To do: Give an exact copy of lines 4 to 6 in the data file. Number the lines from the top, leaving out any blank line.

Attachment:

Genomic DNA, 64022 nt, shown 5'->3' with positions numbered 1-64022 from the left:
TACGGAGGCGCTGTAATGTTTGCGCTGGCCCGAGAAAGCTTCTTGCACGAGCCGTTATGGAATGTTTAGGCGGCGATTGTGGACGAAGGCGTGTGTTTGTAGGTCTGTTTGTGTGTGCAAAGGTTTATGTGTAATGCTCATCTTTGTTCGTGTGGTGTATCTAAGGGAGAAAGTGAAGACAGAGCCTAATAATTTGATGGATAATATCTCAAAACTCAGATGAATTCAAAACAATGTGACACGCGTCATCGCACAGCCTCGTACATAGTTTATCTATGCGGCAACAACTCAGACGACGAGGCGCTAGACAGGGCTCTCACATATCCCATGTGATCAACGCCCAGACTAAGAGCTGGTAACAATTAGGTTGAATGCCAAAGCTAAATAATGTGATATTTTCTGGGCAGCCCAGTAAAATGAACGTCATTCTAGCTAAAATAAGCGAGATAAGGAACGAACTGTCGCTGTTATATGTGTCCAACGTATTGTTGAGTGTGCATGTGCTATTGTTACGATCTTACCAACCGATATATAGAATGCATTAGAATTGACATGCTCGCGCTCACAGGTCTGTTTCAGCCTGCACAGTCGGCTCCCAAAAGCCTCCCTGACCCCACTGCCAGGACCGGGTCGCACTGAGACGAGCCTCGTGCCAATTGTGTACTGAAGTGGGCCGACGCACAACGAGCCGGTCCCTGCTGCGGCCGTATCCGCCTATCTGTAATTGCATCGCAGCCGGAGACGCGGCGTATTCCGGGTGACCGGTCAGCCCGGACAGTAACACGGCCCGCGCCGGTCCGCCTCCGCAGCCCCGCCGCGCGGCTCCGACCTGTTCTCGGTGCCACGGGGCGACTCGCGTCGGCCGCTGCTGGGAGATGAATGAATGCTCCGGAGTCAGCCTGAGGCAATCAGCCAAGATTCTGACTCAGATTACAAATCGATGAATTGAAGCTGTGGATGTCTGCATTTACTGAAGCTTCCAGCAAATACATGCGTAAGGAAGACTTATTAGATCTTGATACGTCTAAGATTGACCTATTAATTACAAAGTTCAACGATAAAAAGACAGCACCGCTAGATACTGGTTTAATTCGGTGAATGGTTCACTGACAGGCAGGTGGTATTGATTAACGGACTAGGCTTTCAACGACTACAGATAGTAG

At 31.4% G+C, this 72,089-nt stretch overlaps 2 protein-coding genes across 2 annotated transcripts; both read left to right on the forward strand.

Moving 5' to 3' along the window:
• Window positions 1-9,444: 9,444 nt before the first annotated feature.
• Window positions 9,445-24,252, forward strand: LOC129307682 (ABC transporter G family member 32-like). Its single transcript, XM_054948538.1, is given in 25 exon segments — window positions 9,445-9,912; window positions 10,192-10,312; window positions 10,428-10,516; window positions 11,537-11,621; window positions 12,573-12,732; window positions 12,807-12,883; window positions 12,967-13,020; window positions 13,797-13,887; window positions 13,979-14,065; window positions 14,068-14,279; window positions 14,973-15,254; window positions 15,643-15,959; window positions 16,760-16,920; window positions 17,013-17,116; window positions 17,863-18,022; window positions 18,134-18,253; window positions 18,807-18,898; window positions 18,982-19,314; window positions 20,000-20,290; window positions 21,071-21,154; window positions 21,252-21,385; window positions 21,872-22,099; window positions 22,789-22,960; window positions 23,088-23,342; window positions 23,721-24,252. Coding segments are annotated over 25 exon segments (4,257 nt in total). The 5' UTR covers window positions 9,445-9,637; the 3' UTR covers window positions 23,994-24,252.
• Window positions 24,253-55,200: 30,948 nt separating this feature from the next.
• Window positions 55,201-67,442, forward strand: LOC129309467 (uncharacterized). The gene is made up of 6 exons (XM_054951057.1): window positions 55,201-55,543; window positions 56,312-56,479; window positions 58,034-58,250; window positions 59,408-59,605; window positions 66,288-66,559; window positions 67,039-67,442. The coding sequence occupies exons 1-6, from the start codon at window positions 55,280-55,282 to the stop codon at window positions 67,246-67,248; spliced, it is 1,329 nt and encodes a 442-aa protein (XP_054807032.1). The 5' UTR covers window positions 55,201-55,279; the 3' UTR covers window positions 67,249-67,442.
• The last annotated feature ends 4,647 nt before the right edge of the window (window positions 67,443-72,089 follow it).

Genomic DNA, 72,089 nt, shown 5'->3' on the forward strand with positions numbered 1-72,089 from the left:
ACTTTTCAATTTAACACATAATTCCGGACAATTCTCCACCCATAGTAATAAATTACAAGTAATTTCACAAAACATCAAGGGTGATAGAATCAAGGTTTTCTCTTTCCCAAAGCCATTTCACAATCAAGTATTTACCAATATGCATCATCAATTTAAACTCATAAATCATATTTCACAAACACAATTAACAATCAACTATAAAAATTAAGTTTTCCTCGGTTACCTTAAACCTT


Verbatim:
Moving 5' to 3' along the window:
• Window positions 1-9,444: 9,444 nt before the first annotated feature.
• Window positions 9,445-24,252, forward strand: LOC129307682 (ABC transporter G family member 32-like). Its single transcript, XM_054948538.1, is given in 25 exon segments — window positions 9,445-9,912; window positions 10,192-10,312; window positions 10,428-10,516; window positions 11,537-11,621; window positions 12,573-12,732; window positions 12,807-12,883; window positions 12,967-13,020; window positions 13,797-13,887; window positions 13,979-14,065; window positions 14,068-14,279; window positions 14,973-15,254; window positions 15,643-15,959; window positions 16,760-16,920; window positions 17,013-17,116; window positions 17,863-18,022; window positions 18,134-18,253; window positions 18,807-18,898; window positions 18,982-19,314; window positions 20,000-20,290; window positions 21,071-21,154; window positions 21,252-21,385; window positions 21,872-22,099; window positions 22,789-22,960; window positions 23,088-23,342; window positions 23,721-24,252. Coding segments are annotated over 25 exon segments (4,257 nt in total). The 5' UTR covers window positions 9,445-9,637; the 3' UTR covers window positions 23,994-24,252.